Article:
On Ash Wednesday, Christians are encouraged to look into the darkness and face the grimness of what could have been.   With each passing year, the weight of that darkness becomes more palpable to me.  This year especially, as I think of my father’s death, as I consider the yawning void of his absence that greets my mother every morning in the house they shared for forty-nine years, the ashes of Ash Wednesday seem very real indeed. 

Fortunately, thanks to God’s saving grace, we are not left in the ashes.   We are invited out of the gloom and into the light.

Nearly every year I write about Ash Wednesday.  At this point, I’ve said about all I can without redundancy.  Last year’s post, Saved from the Ashes, covers the ground.

I can only add this bit of advice:  confront the darkness of the day.  Maybe, for the first time, attend a church service and get that smudge on your forehead.  If you prefer, you may not even need to get out of your car; many churches are providing drive-by ashes these days.  But think about what the smudge means.  Only by looking into the ashes can we fully appreciate the opportunity to be lifted from the dust into new life.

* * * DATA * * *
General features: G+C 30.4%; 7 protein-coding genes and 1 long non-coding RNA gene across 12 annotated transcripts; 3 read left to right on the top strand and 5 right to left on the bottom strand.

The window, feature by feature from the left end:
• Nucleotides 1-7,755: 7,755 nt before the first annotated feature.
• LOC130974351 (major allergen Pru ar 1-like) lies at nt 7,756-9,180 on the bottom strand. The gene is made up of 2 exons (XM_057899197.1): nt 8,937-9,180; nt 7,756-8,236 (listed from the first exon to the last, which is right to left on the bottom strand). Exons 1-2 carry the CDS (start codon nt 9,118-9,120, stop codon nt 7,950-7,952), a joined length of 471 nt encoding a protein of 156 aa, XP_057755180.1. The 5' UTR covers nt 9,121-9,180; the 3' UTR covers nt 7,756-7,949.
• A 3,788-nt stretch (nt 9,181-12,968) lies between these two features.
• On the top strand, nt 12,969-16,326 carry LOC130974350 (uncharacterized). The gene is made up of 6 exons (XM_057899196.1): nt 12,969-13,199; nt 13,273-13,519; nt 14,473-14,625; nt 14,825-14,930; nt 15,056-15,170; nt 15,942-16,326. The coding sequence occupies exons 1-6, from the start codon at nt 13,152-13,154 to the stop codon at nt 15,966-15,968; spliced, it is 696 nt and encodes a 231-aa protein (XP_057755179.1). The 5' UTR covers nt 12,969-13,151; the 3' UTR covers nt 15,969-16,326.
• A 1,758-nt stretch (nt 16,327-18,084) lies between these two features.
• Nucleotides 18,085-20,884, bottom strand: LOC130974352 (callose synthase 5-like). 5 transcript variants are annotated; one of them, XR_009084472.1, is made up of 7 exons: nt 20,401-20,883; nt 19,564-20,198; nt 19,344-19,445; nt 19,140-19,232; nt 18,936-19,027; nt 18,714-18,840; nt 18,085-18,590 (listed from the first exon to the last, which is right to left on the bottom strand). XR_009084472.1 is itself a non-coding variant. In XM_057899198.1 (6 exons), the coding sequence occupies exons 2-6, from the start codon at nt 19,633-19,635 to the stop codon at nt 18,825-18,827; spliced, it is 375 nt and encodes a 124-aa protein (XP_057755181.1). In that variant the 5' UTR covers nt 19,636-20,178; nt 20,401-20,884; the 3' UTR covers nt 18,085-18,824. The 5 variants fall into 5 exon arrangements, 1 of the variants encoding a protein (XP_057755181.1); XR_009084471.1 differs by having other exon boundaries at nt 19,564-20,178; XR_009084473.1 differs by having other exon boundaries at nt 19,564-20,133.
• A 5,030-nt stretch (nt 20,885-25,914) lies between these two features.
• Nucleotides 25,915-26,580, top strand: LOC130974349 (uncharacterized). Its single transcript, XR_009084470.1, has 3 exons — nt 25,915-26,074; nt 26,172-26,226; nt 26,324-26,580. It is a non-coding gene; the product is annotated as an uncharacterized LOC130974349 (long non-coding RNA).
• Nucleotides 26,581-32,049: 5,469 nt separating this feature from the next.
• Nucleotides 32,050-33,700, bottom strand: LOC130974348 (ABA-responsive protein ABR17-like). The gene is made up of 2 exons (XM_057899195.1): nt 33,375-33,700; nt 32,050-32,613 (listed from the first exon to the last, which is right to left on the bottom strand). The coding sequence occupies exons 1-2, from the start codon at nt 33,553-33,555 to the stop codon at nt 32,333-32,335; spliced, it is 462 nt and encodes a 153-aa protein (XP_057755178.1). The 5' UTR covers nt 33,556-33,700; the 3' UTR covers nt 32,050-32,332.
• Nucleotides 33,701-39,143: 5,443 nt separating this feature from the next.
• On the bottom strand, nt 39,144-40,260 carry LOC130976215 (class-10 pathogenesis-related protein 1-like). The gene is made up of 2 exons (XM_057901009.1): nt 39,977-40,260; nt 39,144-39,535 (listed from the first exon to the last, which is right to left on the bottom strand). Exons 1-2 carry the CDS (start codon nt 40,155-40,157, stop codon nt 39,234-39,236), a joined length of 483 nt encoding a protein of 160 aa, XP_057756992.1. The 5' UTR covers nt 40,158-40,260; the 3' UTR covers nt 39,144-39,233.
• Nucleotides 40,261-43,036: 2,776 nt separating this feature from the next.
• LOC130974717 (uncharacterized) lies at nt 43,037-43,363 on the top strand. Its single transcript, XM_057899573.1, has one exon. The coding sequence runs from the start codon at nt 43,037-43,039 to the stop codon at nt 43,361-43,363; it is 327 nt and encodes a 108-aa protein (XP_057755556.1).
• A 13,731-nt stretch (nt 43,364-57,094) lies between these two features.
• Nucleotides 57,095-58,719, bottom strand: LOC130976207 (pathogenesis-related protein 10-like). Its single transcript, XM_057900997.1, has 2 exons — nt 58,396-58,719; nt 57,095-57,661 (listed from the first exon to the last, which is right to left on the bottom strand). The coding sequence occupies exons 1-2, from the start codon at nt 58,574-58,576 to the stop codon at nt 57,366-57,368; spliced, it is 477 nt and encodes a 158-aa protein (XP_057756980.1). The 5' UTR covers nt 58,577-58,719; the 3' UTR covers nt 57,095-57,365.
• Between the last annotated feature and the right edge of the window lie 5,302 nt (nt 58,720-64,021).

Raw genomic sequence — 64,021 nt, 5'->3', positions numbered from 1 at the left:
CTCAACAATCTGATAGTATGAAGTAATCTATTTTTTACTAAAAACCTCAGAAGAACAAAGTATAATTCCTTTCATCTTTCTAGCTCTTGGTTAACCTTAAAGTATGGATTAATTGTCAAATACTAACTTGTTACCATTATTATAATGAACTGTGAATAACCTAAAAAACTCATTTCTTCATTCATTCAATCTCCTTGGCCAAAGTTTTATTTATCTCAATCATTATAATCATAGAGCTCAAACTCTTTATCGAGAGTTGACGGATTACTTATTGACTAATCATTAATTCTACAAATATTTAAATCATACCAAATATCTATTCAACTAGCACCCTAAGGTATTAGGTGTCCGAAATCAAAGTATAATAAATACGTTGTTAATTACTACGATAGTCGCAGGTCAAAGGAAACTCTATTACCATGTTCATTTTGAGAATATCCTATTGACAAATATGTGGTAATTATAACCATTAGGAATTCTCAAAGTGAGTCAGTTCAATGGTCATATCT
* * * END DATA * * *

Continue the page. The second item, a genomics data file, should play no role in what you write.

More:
And look around you.  Chances are, the promise of spring is already at hand. 

Extreme Gift Wrapping 2016

We’re more than two weeks into January, so it must be about time for my final Christmas post.  Soon, it will even be time to begin taking down the holiday decorations.  I tend to postpone this process further each year.  It’s my way of pretending that time isn’t flying by quite as fast at it really is. 

Christmas was almost upon us, and my husband had mentioned no grand plan for what has become his annual inventive presentation of our daughter’s gifts.  Had his years of Extreme Gift Wrapping come to an end?   They began in earnest in 2011, and every year since, he’s been under pressure to come up with a new scheme.  This becomes ever more difficult, but still, I doubted he’d simply give up.  (For his earlier efforts, see here, here, here, and  here.)   

He hadn’t.  On the morning of Christmas Eve, a small blue gift box appeared to be floating just in front of the tree.  Close inspection revealed that it was attached to the ceiling with fishing line. 

Upon returning that evening after our church’s live nativity and Christmas Eve service, D and I found that seven other boxes, of various sizes and colors, had been added.  They all appeared to hover in mid-air.      

The effect was charming, almost magical.  Hats off to my husband.  He’d found a fresh new approach.  No construction was involved this year.  And not even any actual wrapping.  It was a sophisticated presentation, suitable for a young woman who would soon be heading off to college. 

What will he do next Christmas, I wonder?  I bet he’s already got some ideas.  Our daughter should be home from somewhere, we still know not where, for her first college winter break.  My best guess is this: the tradition of Extreme Gift Wrapping will continue.